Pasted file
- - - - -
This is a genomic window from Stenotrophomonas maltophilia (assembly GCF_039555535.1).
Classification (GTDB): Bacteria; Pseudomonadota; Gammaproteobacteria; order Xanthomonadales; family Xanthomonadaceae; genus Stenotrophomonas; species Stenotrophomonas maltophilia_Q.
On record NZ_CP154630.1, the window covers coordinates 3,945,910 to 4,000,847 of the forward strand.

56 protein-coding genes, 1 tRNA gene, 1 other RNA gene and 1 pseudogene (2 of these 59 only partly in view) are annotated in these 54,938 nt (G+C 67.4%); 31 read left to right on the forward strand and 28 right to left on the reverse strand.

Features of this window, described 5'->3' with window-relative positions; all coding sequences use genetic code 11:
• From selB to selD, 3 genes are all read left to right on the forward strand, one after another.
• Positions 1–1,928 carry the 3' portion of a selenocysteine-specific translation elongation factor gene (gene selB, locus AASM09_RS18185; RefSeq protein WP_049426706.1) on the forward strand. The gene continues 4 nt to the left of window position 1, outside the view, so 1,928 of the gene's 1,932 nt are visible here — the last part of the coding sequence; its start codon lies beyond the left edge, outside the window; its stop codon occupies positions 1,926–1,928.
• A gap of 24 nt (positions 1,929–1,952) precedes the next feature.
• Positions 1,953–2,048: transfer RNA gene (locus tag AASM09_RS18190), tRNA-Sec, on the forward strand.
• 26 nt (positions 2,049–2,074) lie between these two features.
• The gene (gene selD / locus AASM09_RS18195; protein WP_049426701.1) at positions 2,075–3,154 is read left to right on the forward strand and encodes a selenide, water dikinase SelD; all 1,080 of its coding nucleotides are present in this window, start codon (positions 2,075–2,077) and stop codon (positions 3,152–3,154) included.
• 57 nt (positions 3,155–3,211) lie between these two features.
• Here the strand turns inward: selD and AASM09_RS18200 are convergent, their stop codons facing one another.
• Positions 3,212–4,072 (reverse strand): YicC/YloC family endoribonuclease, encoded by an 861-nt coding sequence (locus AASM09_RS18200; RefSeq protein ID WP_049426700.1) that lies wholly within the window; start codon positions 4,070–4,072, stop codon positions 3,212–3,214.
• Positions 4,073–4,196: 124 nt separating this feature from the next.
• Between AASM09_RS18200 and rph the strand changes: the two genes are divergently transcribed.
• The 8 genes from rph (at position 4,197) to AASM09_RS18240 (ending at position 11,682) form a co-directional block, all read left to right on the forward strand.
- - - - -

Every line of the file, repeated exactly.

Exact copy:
This is a genomic window from Stenotrophomonas maltophilia (assembly GCF_039555535.1).
Classification (GTDB): Bacteria; Pseudomonadota; Gammaproteobacteria; order Xanthomonadales; family Xanthomonadaceae; genus Stenotrophomonas; species Stenotrophomonas maltophilia_Q.
On record NZ_CP154630.1, the window covers coordinates 3,945,910 to 4,000,847 of the forward strand.

56 protein-coding genes, 1 tRNA gene, 1 other RNA gene and 1 pseudogene (2 of these 59 only partly in view) are annotated in these 54,938 nt (G+C 67.4%); 31 read left to right on the forward strand and 28 right to left on the reverse strand.

Features of this window, described 5'->3' with window-relative positions; all coding sequences use genetic code 11:
• From selB to selD, 3 genes are all read left to right on the forward strand, one after another.
• Positions 1–1,928 carry the 3' portion of a selenocysteine-specific translation elongation factor gene (gene selB, locus AASM09_RS18185; RefSeq protein WP_049426706.1) on the forward strand. The gene continues 4 nt to the left of window position 1, outside the view, so 1,928 of the gene's 1,932 nt are visible here — the last part of the coding sequence; its start codon lies beyond the left edge, outside the window; its stop codon occupies positions 1,926–1,928.
• A gap of 24 nt (positions 1,929–1,952) precedes the next feature.
• Positions 1,953–2,048: transfer RNA gene (locus tag AASM09_RS18190), tRNA-Sec, on the forward strand.
• 26 nt (positions 2,049–2,074) lie between these two features.
• The gene (gene selD / locus AASM09_RS18195; protein WP_049426701.1) at positions 2,075–3,154 is read left to right on the forward strand and encodes a selenide, water dikinase SelD; all 1,080 of its coding nucleotides are present in this window, start codon (positions 2,075–2,077) and stop codon (positions 3,152–3,154) included.
• 57 nt (positions 3,155–3,211) lie between these two features.
• Here the strand turns inward: selD and AASM09_RS18200 are convergent, their stop codons facing one another.
• Positions 3,212–4,072 (reverse strand): YicC/YloC family endoribonuclease, encoded by an 861-nt coding sequence (locus AASM09_RS18200; RefSeq protein ID WP_049426700.1) that lies wholly within the window; start codon positions 4,070–4,072, stop codon positions 3,212–3,214.
• Positions 4,073–4,196: 124 nt separating this feature from the next.
• Between AASM09_RS18200 and rph the strand changes: the two genes are divergently transcribed.
• The 8 genes from rph (at position 4,197) to AASM09_RS18240 (ending at position 11,682) form a co-directional block, all read left to right on the forward strand.